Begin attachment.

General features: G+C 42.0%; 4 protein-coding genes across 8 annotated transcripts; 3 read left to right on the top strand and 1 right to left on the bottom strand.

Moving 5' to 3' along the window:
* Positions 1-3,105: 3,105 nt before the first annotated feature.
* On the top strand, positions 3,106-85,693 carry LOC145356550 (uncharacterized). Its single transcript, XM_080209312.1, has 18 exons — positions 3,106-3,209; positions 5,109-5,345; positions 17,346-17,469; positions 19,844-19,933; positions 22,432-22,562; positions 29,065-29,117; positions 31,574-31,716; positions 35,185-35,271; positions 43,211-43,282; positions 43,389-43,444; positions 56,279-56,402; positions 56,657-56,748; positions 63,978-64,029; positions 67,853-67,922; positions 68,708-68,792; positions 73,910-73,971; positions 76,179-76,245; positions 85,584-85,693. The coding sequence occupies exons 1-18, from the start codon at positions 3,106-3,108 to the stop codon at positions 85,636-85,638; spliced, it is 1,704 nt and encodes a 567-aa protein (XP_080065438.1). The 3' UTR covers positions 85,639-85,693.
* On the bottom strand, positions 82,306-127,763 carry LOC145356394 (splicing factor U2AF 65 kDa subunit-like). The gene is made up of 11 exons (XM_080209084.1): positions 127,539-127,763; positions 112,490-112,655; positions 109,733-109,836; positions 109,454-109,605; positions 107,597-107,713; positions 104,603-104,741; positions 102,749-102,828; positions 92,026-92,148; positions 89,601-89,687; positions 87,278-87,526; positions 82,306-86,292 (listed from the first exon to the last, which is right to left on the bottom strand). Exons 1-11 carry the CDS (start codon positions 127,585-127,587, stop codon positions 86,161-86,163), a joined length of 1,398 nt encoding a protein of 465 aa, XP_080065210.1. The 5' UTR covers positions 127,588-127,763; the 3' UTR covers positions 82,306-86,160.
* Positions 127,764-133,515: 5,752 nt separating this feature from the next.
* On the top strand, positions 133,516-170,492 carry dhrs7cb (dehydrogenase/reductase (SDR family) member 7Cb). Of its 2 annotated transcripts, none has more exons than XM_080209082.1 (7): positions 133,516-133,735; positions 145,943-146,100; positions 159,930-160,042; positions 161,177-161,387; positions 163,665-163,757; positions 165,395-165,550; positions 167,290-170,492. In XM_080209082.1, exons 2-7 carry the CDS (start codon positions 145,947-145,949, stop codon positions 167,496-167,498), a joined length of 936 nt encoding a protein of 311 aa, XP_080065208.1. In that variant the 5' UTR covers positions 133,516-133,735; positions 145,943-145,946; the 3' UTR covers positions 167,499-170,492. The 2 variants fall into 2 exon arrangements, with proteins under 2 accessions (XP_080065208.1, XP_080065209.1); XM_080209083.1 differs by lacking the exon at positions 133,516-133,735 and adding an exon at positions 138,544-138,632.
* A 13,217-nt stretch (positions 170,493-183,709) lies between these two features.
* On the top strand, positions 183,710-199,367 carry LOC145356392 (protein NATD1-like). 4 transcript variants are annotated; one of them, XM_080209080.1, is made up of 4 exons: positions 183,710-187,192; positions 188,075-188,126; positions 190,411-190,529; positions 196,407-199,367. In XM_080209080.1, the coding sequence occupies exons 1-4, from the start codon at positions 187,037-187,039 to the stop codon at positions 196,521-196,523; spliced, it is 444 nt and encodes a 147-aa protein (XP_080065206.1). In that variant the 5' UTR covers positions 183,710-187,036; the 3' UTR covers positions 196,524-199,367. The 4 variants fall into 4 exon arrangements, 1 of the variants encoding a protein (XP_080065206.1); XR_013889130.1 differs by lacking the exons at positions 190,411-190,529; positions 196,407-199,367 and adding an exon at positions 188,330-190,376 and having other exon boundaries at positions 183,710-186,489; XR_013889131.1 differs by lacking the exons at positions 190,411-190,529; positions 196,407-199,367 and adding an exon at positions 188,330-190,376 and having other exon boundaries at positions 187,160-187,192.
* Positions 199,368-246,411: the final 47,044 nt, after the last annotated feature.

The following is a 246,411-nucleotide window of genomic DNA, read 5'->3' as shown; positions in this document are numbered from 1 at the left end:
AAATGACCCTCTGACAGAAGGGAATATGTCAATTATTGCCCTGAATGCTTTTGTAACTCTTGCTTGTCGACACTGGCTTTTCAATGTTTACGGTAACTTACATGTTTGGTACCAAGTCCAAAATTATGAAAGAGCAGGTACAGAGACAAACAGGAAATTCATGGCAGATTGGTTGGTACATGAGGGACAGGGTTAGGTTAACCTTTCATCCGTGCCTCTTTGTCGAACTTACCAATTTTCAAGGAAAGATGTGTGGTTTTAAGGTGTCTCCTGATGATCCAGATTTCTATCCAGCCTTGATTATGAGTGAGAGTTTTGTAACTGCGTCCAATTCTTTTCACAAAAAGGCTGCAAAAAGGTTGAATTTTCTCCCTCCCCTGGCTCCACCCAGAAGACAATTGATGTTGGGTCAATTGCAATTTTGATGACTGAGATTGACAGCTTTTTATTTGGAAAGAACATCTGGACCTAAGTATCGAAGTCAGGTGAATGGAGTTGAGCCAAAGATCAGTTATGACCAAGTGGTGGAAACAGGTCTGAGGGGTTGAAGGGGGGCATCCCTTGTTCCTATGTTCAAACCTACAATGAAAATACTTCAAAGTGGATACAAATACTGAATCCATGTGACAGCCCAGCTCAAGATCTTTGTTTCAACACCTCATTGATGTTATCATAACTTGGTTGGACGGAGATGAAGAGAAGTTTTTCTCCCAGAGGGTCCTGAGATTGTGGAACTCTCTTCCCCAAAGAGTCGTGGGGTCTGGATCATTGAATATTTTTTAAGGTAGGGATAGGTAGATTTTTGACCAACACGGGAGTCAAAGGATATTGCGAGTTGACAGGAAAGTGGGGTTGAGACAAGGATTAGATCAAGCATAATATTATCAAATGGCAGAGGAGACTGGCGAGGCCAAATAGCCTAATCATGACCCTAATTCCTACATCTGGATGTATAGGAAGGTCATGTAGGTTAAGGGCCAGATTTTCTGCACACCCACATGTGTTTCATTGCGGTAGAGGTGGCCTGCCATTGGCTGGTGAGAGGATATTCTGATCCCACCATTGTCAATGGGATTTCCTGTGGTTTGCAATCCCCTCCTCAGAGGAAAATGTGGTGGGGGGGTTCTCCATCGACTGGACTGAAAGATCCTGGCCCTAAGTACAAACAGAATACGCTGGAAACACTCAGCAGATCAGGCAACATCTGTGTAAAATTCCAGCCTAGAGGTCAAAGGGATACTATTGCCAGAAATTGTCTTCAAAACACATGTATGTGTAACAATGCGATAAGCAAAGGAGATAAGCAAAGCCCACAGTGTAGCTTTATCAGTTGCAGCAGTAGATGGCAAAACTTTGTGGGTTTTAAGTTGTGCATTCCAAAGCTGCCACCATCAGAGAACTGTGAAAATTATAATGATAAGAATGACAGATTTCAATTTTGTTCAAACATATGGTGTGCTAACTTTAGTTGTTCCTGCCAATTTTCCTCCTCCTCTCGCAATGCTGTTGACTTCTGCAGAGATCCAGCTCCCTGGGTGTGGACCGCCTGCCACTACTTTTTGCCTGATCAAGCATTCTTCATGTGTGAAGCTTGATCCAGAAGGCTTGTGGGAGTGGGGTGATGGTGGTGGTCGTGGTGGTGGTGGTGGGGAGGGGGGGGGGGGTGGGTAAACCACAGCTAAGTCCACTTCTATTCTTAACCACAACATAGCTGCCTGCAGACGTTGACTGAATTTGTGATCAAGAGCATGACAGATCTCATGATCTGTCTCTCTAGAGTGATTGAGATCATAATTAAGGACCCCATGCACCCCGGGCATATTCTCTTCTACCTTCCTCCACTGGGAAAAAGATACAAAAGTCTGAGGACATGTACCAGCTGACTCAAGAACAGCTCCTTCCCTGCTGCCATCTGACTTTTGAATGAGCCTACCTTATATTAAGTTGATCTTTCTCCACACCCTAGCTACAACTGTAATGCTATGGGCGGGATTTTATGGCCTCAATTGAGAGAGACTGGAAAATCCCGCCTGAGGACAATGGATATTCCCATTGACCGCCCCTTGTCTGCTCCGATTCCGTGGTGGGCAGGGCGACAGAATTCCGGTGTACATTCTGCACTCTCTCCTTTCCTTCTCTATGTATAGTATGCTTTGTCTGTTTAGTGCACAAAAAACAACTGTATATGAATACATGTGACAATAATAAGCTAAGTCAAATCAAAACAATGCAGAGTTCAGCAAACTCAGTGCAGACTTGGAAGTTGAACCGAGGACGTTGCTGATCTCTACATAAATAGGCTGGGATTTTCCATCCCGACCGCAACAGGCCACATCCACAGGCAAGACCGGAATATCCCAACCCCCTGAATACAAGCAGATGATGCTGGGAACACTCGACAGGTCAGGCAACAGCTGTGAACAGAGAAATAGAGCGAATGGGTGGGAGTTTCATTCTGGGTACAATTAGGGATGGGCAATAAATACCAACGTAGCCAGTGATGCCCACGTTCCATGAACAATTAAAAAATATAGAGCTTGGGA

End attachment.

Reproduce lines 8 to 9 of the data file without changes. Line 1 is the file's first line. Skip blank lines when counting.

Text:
* A 13,217-nt stretch (positions 170,493-183,709) lies between these two features.
* On the top strand, positions 183,710-199,367 carry LOC145356392 (protein NATD1-like). 4 transcript variants are annotated; one of them, XM_080209080.1, is made up of 4 exons: positions 183,710-187,192; positions 188,075-188,126; positions 190,411-190,529; positions 196,407-199,367. In XM_080209080.1, the coding sequence occupies exons 1-4, from the start codon at positions 187,037-187,039 to the stop codon at positions 196,521-196,523; spliced, it is 444 nt and encodes a 147-aa protein (XP_080065206.1). In that variant the 5' UTR covers positions 183,710-187,036; the 3' UTR covers positions 196,524-199,367. The 4 variants fall into 4 exon arrangements, 1 of the variants encoding a protein (XP_080065206.1); XR_013889130.1 differs by lacking the exons at positions 190,411-190,529; positions 196,407-199,367 and adding an exon at positions 188,330-190,376 and having other exon boundaries at positions 183,710-186,489; XR_013889131.1 differs by lacking the exons at positions 190,411-190,529; positions 196,407-199,367 and adding an exon at positions 188,330-190,376 and having other exon boundaries at positions 187,160-187,192.